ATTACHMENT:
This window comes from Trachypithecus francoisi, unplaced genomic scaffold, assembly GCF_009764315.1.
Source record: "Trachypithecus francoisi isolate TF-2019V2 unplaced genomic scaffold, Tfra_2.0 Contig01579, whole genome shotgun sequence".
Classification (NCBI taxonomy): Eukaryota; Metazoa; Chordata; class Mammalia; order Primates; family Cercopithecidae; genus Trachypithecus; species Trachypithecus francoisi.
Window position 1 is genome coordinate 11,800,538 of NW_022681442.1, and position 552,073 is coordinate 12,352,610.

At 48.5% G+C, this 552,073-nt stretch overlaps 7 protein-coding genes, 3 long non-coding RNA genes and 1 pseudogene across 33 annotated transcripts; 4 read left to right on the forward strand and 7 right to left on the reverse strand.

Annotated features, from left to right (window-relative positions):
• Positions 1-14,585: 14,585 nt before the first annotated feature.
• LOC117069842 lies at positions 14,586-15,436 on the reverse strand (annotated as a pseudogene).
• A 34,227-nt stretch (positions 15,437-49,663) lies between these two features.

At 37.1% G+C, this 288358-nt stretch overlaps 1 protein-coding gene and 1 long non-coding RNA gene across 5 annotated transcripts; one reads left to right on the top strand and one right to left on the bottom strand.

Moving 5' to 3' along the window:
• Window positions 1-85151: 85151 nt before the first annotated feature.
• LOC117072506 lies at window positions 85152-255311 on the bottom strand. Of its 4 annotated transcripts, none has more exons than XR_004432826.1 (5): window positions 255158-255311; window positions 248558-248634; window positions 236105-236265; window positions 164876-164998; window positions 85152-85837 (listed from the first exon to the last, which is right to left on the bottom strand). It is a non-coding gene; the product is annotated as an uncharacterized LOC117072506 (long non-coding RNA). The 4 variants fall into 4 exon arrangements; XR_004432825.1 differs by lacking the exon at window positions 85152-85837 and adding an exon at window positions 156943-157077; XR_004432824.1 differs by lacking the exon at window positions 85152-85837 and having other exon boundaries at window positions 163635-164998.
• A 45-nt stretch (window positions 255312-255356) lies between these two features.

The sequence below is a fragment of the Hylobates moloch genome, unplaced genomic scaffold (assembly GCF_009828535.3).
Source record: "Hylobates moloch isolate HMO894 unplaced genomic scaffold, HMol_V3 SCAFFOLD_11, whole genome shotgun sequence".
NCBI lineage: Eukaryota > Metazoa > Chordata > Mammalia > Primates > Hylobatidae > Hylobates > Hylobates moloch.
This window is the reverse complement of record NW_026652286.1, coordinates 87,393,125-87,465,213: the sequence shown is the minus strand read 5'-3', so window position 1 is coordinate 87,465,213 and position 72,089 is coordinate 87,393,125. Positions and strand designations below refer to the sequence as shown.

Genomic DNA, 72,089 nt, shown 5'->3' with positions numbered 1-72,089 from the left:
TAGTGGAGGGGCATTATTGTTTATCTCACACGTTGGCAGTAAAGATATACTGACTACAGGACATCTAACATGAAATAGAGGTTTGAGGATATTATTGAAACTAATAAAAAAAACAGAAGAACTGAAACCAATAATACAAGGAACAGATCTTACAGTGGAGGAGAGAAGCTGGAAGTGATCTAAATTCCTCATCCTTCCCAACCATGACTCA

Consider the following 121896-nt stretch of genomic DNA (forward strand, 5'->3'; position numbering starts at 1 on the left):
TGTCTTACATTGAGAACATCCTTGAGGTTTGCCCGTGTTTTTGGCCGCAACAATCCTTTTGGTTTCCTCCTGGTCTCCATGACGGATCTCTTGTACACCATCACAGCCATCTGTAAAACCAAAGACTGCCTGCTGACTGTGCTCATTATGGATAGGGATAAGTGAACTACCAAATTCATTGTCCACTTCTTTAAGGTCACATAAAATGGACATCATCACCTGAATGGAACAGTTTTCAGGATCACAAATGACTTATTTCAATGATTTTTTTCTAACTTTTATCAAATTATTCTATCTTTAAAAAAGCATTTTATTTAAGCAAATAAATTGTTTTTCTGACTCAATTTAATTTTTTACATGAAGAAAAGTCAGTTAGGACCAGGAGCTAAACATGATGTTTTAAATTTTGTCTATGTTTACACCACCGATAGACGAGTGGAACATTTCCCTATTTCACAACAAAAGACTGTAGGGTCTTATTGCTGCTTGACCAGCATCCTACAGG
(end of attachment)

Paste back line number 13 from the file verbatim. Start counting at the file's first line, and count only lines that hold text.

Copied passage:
• LOC117072506 lies at window positions 85152-255311 on the bottom strand. Of its 4 annotated transcripts, none has more exons than XR_004432826.1 (5): window positions 255158-255311; window positions 248558-248634; window positions 236105-236265; window positions 164876-164998; window positions 85152-85837 (listed from the first exon to the last, which is right to left on the bottom strand). It is a non-coding gene; the product is annotated as an uncharacterized LOC117072506 (long non-coding RNA). The 4 variants fall into 4 exon arrangements; XR_004432825.1 differs by lacking the exon at window positions 85152-85837 and adding an exon at window positions 156943-157077; XR_004432824.1 differs by lacking the exon at window positions 85152-85837 and having other exon boundaries at window positions 163635-164998.